- Griffin Swartzell
- From Sportivo Primo’s well-executed American grill menu.
As part of the purchase, the entire food-service setup was set for renovation under former food and beverage manager Johnathan Shankland. The picture: a Duca’s Neapolitan Pizza in place of Judge Baldwin’s Brewing Company, the Piccadilly Bar for drinks, and the London Grill as a modernization of a classy supper club. The London Grill’s still somewhere on the horizon, but the Piccadilly Bar opened in third quarter 2017. And while Duca’s has opened, it’s Sportivo Primo that has taken the place of Baldwin’s, having opened on Jan. 7. When we last reviewed Baldwin’s in 2015 — recall it was the Springs’ first brewery, opened in 1991— we hoped Sanders and Goede would elevate the spot, and after a few meals there, we do see a clear increase in quality.
Sportivo cleaves close to its predecessor’s vibe, with wooden façades still behind the bar. And the menu mostly sticks to the same American grill vibe — not encouraging, considering this could be the first taste of Colorado many Antlers visitors will get. But there’s redemption in the execution.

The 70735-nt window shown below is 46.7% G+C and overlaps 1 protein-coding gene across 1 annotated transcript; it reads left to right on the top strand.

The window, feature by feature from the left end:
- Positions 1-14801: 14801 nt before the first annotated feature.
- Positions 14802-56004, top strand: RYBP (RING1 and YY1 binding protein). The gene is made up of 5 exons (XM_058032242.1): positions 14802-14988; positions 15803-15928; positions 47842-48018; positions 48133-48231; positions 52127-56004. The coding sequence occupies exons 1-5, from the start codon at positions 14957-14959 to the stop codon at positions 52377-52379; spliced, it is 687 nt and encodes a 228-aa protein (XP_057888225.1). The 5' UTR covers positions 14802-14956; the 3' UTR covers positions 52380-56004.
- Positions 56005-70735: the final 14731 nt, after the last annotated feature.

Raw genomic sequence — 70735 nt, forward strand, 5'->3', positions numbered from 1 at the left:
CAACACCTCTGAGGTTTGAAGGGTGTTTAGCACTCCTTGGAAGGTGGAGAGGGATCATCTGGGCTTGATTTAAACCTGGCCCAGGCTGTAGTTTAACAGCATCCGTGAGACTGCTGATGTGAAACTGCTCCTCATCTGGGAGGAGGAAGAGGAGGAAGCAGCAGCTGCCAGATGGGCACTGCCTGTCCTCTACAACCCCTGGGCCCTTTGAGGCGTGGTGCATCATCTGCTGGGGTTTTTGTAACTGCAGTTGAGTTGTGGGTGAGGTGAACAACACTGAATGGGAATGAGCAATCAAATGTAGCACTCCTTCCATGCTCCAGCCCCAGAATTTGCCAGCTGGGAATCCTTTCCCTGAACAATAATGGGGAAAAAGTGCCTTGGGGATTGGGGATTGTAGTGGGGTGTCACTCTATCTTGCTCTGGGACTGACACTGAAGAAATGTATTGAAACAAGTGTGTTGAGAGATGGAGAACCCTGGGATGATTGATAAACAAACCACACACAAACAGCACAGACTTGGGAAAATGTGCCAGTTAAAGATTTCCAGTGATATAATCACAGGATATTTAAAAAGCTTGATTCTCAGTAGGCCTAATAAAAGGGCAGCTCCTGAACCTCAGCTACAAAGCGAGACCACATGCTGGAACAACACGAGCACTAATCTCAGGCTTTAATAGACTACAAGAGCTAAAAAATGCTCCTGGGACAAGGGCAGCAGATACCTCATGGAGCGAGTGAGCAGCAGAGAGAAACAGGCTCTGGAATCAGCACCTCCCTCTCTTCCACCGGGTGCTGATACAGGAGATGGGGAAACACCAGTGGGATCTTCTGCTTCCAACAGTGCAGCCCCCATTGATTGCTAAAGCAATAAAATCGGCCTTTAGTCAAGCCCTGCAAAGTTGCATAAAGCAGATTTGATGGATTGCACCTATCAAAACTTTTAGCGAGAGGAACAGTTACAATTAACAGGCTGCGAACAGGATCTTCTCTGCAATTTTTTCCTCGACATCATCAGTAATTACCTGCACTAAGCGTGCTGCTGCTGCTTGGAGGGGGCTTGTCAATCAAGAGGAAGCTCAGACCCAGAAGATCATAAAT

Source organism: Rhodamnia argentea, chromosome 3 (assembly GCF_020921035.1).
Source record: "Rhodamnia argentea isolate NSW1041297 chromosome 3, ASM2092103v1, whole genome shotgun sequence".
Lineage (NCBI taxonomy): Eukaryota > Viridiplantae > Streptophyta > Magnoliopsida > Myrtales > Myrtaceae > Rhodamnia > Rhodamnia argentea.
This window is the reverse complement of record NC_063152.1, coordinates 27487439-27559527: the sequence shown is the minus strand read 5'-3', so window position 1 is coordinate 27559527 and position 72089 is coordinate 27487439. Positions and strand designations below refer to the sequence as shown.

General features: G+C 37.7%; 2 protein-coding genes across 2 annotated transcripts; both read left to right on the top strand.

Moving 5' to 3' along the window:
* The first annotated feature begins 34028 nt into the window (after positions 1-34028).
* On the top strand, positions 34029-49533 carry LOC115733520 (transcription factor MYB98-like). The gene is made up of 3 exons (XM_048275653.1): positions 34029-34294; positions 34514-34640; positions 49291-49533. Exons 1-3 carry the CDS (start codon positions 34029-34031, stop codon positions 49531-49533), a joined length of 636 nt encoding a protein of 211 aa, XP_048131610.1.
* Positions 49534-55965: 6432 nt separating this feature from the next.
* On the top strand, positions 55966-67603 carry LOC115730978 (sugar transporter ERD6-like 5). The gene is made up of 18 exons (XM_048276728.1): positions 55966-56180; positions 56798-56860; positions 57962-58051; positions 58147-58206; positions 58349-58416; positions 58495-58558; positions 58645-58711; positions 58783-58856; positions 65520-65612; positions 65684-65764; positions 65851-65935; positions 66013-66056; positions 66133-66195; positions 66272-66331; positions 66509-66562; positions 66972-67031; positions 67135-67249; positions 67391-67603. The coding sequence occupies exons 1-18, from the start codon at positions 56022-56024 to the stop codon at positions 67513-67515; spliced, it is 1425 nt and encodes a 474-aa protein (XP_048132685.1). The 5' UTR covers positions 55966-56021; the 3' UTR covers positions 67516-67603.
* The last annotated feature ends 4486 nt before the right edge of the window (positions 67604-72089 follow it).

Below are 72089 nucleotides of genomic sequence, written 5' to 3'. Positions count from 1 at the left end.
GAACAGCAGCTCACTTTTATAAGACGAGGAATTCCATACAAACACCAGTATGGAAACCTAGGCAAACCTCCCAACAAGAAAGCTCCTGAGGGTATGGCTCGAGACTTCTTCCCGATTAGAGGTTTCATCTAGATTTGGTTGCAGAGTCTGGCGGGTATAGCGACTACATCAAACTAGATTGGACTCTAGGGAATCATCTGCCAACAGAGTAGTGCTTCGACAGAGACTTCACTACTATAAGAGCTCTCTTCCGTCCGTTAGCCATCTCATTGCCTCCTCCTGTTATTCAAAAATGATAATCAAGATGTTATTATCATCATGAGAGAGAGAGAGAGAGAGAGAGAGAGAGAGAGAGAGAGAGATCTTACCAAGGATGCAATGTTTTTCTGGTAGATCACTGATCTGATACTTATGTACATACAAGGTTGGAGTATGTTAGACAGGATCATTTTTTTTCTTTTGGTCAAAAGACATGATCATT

Location Details Antlers Hotel
The simple, pan-seared Colorado trout is even better, with crispy skin, tender and juicy
meat, and a lovely brown butter sauce. Capers salt it nicely, and a lemon wedge makes for a fantastic finish. The side salad of frisee, lardons, cherry tomatoes and Champagne vinaigrette also pleases.
For its sin of including tomato, the green chile’s not bad, nice and spicy. The pulled pork sliders’ sauce comes far too sweet, but blue cheese slaw helps rein it in, and while the side potato salad’s heavy on dressing, a punchy mustard makes it better than many. The Southwestern salad’s fine but odd, greens atop beans with veg and tortilla strips segregated into quarters.
Location Details Sportivo Primo
There’s beer, cocktails and a frozen margarita machine, but for drinks, it’s worth bellying up at the Piccadilly, which serves the Sportivo and Duca’s menus for food. It’s stocked with 50 cans and an impressive 50 more taps for beer fans, though many are overpriced. (Shame on thee, o villain who charges $8 a pint for Left Hand Milk Stout Nitro.) Fancy cocktails, though, cost a reasonable $9 to $11. A lemon laurel has house-roasted lemon syrup, Ketel One Citroen, Galliano and club soda, with a bay leaf garnish. It’s a sweet, lemony thing with just enough spice to pique interest. The Prohibition-era Millionaire’s rye-Grand Marnier-Pernod absinthe-house grenadine mix, shaken with lemon and egg white, drinks boozy, creamy and heavy. We’ve had better, but like most of Sportivo and Piccadilly’s offerings, it’s far from bad.